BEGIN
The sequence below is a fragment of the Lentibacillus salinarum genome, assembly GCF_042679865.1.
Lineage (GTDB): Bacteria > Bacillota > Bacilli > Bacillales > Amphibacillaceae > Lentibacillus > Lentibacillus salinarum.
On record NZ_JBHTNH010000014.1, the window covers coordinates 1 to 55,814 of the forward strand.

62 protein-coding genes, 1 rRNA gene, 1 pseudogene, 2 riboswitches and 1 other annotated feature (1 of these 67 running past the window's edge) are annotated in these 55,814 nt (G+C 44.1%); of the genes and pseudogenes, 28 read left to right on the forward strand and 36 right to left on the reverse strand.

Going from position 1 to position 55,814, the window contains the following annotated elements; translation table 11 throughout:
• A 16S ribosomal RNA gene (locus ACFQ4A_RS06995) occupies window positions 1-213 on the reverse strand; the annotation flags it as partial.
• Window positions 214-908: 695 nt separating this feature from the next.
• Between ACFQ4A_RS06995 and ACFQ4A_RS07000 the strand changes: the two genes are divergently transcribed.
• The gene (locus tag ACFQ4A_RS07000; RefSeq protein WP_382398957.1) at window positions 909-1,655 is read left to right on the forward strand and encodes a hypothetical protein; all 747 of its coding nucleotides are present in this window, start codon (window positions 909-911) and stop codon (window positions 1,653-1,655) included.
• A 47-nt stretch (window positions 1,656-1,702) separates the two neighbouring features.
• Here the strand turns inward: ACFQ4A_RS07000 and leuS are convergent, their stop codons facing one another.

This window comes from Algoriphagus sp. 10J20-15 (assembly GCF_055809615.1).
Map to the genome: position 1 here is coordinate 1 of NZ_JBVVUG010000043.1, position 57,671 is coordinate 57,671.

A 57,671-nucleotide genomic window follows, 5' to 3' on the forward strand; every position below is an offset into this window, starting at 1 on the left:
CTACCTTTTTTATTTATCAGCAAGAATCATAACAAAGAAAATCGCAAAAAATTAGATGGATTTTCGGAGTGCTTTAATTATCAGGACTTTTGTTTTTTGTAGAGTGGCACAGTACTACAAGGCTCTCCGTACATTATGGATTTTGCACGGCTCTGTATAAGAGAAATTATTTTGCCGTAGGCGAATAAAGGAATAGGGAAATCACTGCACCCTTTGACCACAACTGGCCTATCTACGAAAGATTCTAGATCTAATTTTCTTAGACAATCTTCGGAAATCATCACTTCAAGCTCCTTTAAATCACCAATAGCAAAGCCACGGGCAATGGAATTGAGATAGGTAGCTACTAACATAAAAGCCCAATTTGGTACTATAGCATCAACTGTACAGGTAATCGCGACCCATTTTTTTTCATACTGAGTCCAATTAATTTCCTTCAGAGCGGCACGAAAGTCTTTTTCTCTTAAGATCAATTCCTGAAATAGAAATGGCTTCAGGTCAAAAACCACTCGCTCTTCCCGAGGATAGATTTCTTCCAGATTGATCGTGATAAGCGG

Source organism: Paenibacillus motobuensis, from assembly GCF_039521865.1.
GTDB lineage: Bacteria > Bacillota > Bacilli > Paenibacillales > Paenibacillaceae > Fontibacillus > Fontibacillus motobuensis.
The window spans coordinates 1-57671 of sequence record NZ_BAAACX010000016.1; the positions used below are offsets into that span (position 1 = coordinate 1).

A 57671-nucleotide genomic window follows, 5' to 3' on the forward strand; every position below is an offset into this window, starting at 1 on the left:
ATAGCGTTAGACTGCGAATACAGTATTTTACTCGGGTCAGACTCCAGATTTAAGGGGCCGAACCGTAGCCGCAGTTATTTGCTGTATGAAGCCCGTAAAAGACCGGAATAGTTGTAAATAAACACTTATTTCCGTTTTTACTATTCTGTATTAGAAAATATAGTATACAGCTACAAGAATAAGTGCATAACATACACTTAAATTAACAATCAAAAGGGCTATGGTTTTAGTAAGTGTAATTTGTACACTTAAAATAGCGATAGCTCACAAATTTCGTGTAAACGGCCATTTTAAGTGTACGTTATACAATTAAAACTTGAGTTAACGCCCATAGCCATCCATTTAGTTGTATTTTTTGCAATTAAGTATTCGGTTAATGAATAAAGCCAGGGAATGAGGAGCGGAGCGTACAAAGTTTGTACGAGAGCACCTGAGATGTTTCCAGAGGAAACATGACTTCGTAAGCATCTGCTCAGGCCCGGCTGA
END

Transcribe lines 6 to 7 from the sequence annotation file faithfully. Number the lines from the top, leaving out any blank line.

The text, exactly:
• A 16S ribosomal RNA gene (locus ACFQ4A_RS06995) occupies window positions 1-213 on the reverse strand; the annotation flags it as partial.
• Window positions 214-908: 695 nt separating this feature from the next.